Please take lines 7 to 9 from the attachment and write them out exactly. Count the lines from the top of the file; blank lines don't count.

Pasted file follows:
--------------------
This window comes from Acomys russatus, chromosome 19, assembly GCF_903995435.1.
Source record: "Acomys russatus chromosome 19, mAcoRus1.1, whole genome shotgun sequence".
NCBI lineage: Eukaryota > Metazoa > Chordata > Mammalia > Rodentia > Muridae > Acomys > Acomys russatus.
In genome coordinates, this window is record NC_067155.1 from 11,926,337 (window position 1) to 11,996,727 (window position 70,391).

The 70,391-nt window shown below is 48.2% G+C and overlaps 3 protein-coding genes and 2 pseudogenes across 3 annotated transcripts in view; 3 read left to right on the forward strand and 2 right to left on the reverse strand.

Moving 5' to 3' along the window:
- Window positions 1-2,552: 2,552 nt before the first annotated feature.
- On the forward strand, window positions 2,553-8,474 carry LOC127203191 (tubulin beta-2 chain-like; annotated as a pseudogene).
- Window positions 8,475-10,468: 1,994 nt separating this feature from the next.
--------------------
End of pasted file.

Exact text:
- Window positions 1-2,552: 2,552 nt before the first annotated feature.
- On the forward strand, window positions 2,553-8,474 carry LOC127203191 (tubulin beta-2 chain-like; annotated as a pseudogene).
- Window positions 8,475-10,468: 1,994 nt separating this feature from the next.